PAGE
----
It’s been sitting quietly in various boxes all these years, but I’m still happy with how this piece stands as an artefact of the period, a document of the techniques I was refining for myself. These days I would probably use far less pink in it, and create a bit more contrast in the scene, but in those days I liked using muted colours – the effect reminded me of the aged pages of old comics from my childhood, comics that were already old then, printed in the 1940s and 50s. I usually painted on off-white or yellowed Canson paper to add to this aesthetic.
In 1994 I entered a poster design competition run by Dr Martens footwear, who were still enjoying popularity at the time. Another tight deadline, another sleepless night. This time my design made it into the final selections, which were exhibited for a couple of weeks in the foyer of some corporate temple or other in the Melbourne CBD – which was encouraging until I saw how bland the winning entry was. No accounting for corporate taste…
Still, I can see that my interpretation might not have captured the Docs image they were wanting to promote. My reference point for Docs as footwear in popular culture came initially from the punks & skinheads I knew in the early 80s, and as the decade progressed, the ‘girls in boots’ trend – ie the-big-Docs-with-a-summer-frock look. By the 90s, there was a cyberpunk and neo-Pagan (‘Goddess religion’) subculture, with extensions into the techno/doof/rave culture, so the beDocked technotribal ‘warrior woman’ in my poster design fit a certain cultural zeitgeist of the time. ‘Kick the system’ was a marketing slogan Dr Martens were using in those years.
Another aborted ‘opportunity’ was this series of T-shirt designs for a shortlived surfwear company in 1990 – they liked the designs but wanted something that would compete commercially with the ‘non-commercial’ artistry of Mambo (who I also approached years later, unsuccessfully – another case of Too THIS To Be THAT). The business folded anyway before we could progress any further ideas – one of many similar cul-de-sacs.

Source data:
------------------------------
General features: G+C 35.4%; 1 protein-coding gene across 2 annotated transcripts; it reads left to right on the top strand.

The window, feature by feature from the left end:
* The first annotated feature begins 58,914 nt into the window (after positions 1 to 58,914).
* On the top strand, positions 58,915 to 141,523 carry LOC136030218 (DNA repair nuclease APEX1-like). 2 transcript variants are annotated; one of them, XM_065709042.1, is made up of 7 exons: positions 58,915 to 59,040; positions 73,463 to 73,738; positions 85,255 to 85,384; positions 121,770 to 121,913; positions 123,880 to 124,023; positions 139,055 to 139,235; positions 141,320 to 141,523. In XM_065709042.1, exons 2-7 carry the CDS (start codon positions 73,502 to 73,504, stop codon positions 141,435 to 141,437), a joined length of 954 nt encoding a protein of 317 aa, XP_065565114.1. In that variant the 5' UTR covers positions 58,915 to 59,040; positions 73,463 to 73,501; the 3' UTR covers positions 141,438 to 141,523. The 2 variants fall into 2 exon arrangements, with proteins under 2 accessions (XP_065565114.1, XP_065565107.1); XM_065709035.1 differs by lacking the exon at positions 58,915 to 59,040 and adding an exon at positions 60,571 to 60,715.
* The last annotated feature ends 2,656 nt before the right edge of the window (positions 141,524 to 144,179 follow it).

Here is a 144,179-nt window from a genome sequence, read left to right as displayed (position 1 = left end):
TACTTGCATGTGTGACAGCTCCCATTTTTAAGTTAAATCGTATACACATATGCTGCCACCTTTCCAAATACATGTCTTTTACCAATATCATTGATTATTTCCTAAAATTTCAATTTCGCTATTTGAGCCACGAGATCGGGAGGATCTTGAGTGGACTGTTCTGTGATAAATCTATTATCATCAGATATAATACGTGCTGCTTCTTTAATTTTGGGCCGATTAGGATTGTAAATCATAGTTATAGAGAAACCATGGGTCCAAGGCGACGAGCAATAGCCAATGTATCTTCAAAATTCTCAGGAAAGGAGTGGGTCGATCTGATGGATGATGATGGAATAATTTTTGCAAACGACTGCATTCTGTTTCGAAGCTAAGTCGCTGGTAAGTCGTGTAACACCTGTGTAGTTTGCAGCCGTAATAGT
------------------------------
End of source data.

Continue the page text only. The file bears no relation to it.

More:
In the late 90s I dipped in & out of the vibrant techno / rave culture of the time. I was drawn to the spacey electronic sounds, the flourescent psychedelia (already familiar from my ‘hippy’ childhood), its themes of ‘ancient future’ and interdimensional consciousness, and the sheer wealth of creative expression at the outdoor doofs I attended. Ever the fringedweller, I never adopted the culture as my own, but I had a number of close friends for whom it was a lifestyle, and so I experienced the culture via those friendships. My personal cartoons became even more abstract and psychedelic in that period, and I designed a series of characters (the ‘Funky Luv Tribe’) based on the characters I met in the rave culture. In 2000 I published these characters and other cartoon art in an A5 b&w ‘colour-in comic’ called BUGOUT!, which I distributed at my cartooning workshops. I had vivid imaginings of them in their own hand-drawn animated cartoon series, complete with the psychedelic colour & electronic music of the time.